Virtual Experiments

Virtual Experiments

These virtual experiments are optimized for high school students, but anyone can learn the basics of materials science and engineering. They simulate basic materials experiments used by scientists and engineers. A scientific format, which presents the experimental conditions, procedure, data, and conclusions, is adopted for each virtual experiment. The goal is to illuminate the issues and important areas of concern within the field of materials.

Learning: The science of materials reveals the relationship between structure and properties.

Designing: The engineering of materials utilizes the known relationship between structure and properties for the purposes of designing a material having a specific set of properties. You can view Creep and Tensile experiments.

Below are some key terms to know before beginning the experiments:


A material is considered to be a collection of various elements in known amounts or proportions (typically in weight percent). These elements are combined either naturally or by human action in order to create a solid chunk of material.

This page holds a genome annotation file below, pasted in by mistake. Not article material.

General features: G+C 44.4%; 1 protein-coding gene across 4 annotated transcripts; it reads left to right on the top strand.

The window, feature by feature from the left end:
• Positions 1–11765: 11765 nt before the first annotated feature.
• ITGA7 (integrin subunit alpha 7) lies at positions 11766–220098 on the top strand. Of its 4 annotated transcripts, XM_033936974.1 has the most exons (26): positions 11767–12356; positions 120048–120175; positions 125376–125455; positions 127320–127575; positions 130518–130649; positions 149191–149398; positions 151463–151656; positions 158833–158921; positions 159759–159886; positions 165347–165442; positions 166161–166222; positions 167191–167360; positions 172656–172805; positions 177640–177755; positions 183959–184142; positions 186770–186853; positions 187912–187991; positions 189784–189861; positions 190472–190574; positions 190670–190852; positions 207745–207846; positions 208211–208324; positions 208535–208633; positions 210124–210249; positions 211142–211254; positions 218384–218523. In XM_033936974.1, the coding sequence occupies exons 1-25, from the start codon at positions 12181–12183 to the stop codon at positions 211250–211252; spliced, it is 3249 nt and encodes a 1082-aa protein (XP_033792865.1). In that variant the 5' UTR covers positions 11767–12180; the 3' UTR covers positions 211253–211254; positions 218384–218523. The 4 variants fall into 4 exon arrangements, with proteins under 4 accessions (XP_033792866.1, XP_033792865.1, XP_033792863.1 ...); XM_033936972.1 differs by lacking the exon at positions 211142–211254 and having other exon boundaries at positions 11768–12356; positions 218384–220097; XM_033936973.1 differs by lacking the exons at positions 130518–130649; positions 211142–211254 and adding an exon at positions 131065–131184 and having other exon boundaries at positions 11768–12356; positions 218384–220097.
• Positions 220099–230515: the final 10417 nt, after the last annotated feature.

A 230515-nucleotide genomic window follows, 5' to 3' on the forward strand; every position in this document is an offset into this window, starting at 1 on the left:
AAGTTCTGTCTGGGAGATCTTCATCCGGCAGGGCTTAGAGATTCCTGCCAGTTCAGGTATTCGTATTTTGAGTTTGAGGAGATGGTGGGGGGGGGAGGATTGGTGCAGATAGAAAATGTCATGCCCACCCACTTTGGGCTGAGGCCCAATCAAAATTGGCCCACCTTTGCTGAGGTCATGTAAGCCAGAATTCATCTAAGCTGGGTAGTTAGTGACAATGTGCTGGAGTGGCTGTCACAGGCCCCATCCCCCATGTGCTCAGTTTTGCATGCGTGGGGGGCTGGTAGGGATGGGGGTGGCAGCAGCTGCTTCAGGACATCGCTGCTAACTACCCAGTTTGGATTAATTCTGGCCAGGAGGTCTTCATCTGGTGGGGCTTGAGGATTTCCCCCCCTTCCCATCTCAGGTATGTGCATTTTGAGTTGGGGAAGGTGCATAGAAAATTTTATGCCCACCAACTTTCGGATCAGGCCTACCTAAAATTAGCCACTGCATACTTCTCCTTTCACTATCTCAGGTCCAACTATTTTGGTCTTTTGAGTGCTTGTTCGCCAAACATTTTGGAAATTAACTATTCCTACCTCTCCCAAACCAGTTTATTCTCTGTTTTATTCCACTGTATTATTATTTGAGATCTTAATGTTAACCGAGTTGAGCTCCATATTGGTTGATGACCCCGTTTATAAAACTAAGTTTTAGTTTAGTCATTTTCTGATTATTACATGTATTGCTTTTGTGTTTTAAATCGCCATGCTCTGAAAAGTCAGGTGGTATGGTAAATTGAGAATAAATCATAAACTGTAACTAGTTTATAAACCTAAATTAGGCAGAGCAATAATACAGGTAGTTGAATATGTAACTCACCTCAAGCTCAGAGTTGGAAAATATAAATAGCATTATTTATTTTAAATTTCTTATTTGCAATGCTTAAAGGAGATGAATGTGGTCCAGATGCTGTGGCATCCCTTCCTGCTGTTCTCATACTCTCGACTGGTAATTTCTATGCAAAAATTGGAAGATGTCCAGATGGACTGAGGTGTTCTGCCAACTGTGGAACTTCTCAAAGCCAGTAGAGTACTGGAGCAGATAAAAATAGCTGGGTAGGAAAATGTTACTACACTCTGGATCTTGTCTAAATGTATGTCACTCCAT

Synthesis is the process of artificially creating materials. (man-made)

Metal Casting

One of the simplest methods of synthesis is metal casting. In casting, known weights of various elements of interest are heated until they melt. Such a melt can take advantage of the properties of a liquid, which has mobile atoms and molecules able to adapt to the shape of the container, allowing the components to mix intimately. The liquid is then poured into a cavity of the desired shape and permitted to cool to a solid.

Mechanical Means

Additionally, the material may be processed by mechanical means, such as rolling, or using a hammer in blacksmithing to beat on the metal, hence changing the shape of the solid. Furthermore, these shape changes often lead to changes in the microstructure of the material.

Thermal Means

Processing by thermal means involves heating the material to a temperature typically above 0.4 times the absolute melting temperature, or the melting temperature in the Kelvin scale. Heating allows the atoms to rearrange themselves in the solid by a mechanism called diffusion. In this process, heating and cooling rates having dramatic effects on reaction kinetics, how the atoms rearrange. Rolling, hammering, melting, heat, cooling, and other processes all play large roles in determining the structure developed in the material.

Atomic Structure, Crystal Structure, Microstructure, and Macrostructure

The structure of a material can be described as an atomic structure, crystal structure, microstructure, or macrostructure. A material's structure describes how the atoms or clusters of atoms are arranged relative to each other. Any alteration in the structure of the material can lead to a change in properties. The properties indicate a material's response to some kind of external stimulus, such as force, temperature, environment, and so on.